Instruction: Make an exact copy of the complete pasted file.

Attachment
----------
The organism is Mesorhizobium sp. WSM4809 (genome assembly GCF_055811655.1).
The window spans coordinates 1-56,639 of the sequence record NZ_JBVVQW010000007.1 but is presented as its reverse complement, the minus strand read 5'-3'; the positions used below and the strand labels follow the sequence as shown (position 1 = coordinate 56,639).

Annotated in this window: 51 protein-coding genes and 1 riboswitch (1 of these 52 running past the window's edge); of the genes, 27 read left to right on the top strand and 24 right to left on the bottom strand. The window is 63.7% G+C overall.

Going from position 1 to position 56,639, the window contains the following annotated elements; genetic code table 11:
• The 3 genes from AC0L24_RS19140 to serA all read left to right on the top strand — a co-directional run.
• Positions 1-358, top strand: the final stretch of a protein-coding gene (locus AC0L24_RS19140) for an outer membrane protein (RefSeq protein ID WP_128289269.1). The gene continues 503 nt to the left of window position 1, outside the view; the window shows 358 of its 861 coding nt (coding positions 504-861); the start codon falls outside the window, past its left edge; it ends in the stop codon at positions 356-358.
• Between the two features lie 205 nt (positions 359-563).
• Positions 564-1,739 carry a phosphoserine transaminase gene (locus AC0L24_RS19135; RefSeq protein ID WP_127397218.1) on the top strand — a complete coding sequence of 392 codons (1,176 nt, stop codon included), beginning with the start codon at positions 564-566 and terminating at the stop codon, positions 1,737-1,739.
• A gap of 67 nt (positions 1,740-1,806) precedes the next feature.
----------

The organism is Mesorhizobium sp. WSM4809 (genome assembly GCF_055811655.1).
The window spans coordinates 1-56,639 of the sequence record NZ_JBVVQW010000007.1 but is presented as its reverse complement, the minus strand read 5'-3'; the positions used below and the strand labels follow the sequence as shown (position 1 = coordinate 56,639).

Annotated in this window: 51 protein-coding genes and 1 riboswitch (1 of these 52 running past the window's edge); of the genes, 27 read left to right on the top strand and 24 right to left on the bottom strand. The window is 63.7% G+C overall.

Going from position 1 to position 56,639, the window contains the following annotated elements; genetic code table 11:
• The 3 genes from AC0L24_RS19140 to serA all read left to right on the top strand — a co-directional run.
• Positions 1-358, top strand: the final stretch of a protein-coding gene (locus AC0L24_RS19140) for an outer membrane protein (RefSeq protein ID WP_128289269.1). The gene continues 503 nt to the left of window position 1, outside the view; the window shows 358 of its 861 coding nt (coding positions 504-861); the start codon falls outside the window, past its left edge; it ends in the stop codon at positions 356-358.
• Between the two features lie 205 nt (positions 359-563).
• Positions 564-1,739 carry a phosphoserine transaminase gene (locus AC0L24_RS19135; RefSeq protein ID WP_127397218.1) on the top strand — a complete coding sequence of 392 codons (1,176 nt, stop codon included), beginning with the start codon at positions 564-566 and terminating at the stop codon, positions 1,737-1,739.
• A gap of 67 nt (positions 1,740-1,806) precedes the next feature.